Later Isaac would demonstrate this skill for his fellow students during the township school’s Show and Tell. He told me he was fortunate that the frog didn’t croak. But all of it fueled his desire to understand what procedures the human body might tolerate, might benefit from. “It was very early in my life, but it set me on a path,” Isaac said. “I wanted to be seen as an individual. I knew that being educated would allow me to achieve unique goals, to stand out. I might also be able to discover and create my own life, one my hardworking parents would never know.”


Isaac found mentors in his teachers and the editor of a newspaper he wrote for, Hank Schneider. And he found his pathway out of apartheid through the International Institute of Education. They agreed to sponsor him, educate him in the United States. Looking back on this trajectory Issac told me: “It wasn’t until much later that I realized the program devolved down to a kind of brainwashing—I was to be a spokesperson for America’s societal ideas. But being a black man, I often found those ideas directly opposed to my welfare and my personal philosophy.”


Isaac had to escape South Africa in the darkness of night. He wore only the clothes on his back and “…carried the blanket I had cherished as a child. It bore the power head, the insignia of my Basotho Tribe, a symbol of authority that would remind me of my Bantu heritage which I did not want to forget.”

The drive from Sharpeville to the airport was fraught with worry as the Prime Minister of South Africa had signed Isaac’s paperwork, but done so when he’d been drinking. What if he remembered? What if a guard arrested Isaac at the airport?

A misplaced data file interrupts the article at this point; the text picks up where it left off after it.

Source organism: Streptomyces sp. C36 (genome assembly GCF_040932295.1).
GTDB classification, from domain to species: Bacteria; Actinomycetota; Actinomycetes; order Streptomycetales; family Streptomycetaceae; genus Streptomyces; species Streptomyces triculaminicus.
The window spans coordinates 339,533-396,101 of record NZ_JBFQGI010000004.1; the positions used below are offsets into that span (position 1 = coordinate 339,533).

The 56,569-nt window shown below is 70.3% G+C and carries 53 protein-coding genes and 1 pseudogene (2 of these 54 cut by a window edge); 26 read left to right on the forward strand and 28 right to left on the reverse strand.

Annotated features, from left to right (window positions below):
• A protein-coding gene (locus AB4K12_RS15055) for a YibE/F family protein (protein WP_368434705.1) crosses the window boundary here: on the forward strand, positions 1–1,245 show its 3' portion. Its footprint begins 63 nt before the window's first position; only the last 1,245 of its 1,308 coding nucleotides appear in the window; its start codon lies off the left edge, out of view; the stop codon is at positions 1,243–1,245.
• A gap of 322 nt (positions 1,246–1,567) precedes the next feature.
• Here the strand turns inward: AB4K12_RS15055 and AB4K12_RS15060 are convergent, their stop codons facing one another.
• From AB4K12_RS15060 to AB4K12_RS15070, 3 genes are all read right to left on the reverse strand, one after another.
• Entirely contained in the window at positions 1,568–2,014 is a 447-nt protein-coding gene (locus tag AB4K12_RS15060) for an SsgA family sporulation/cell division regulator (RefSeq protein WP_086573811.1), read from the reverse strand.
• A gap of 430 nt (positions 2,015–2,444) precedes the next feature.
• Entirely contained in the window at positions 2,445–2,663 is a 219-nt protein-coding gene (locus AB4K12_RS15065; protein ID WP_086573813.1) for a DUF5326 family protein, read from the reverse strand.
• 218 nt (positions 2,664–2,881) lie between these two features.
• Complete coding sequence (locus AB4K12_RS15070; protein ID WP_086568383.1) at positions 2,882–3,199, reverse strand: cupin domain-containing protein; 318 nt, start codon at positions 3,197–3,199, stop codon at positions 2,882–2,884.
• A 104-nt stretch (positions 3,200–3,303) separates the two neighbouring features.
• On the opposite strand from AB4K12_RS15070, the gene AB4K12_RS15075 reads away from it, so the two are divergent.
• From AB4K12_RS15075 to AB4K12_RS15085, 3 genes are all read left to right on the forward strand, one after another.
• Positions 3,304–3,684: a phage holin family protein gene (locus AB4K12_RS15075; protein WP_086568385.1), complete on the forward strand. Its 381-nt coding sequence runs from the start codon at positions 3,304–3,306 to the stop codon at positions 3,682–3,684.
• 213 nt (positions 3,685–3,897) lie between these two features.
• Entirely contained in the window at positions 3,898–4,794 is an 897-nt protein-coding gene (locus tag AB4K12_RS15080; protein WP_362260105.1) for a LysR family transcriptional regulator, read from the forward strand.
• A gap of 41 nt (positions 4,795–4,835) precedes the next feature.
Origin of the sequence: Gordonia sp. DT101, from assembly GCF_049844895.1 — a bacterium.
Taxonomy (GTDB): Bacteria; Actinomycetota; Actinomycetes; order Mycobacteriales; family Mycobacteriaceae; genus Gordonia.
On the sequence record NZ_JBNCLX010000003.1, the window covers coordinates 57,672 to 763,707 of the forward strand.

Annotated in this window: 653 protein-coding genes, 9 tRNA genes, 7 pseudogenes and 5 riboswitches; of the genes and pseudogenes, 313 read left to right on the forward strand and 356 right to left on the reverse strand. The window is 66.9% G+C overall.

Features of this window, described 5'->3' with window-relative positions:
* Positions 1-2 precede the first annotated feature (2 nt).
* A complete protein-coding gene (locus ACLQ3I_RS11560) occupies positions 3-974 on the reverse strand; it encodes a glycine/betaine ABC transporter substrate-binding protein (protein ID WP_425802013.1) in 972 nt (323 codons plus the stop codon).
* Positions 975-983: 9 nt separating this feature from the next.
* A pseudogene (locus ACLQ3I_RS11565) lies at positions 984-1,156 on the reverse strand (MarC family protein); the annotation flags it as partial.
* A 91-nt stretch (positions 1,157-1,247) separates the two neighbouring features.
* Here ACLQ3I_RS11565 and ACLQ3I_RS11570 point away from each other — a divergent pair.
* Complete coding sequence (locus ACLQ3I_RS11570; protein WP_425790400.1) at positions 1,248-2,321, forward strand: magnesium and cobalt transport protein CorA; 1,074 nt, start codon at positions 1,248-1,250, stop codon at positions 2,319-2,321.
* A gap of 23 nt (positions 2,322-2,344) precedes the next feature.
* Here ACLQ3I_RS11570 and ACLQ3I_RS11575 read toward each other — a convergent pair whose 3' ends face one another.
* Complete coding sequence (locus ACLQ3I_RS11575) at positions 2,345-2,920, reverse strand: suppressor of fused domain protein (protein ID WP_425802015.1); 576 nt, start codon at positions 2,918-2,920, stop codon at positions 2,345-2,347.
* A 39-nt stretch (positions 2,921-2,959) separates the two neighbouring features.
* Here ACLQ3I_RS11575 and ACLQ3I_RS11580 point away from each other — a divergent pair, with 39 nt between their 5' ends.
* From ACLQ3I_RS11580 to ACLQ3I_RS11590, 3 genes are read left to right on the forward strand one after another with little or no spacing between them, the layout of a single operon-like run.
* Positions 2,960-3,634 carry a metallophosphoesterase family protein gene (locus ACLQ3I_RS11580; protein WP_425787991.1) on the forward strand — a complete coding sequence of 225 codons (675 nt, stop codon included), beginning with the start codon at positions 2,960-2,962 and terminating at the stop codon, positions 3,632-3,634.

But the plan went through and Isaac escaped, flew through darkened skies to eventually see: “the lady, the Statue of Liberty holding her torch, arising from a haze, surrounded by vivid blue water. I’d seen her in books, knew the words printed on her base—and now here she was, letting me know I had not only arrived, but I was free. I could lose myself in the land that lay before me. Now, no one could touch me.”


Isaac studied at Yale and Northern Illinois University. One summer, he went south to help fight American apartheid by sitting at lunch counters and asking to be served. After graduating from Howard University Medical School in Washington DC, he went to Canada to do his residency and choose a medical specialty: neurosurgery. Isaac continued to excel in his specialty working first with pediatric patients and eventually concentrating on the spine and the brain.

Later in his career, Isaac fell in love with my sister-in-law Therese, one of the most amazing women I have even known, a nurse who taught me nursing skills and advised me on so many health issues.

But now Isaac has left us, dying this past week after leading an amazing life. He did go back to South Africa to visit his mother and sisters. He was even interviewed by Nelson Mandela who saw what Isaac had achieved and wanted him to return to the land of his birth. Now Isaac is finally returning, his ashes to be buried in his native land by his mother and the father he never saw again.

Isaac struck a blow to apartheid by revealing to white America what a child of an African township can achieve and what a person of color can achieve–just open the damn door. Just give him a frog and a pocket knife. Or give him freedom and the chance to pursue his dreams–he’ll go from entertaining during Show and Tell to becoming an accomplished and giving American Neurosurgeon. Rest In Peace, Isaac. And thank you for sharing the STORY OF YOUR LIFE with me.

I am currently looking for a magazine, newspaper etc, to publish the full story of Isaac’s Life.

Photo Credit: Kruger National Park; and always, thanks to Therese;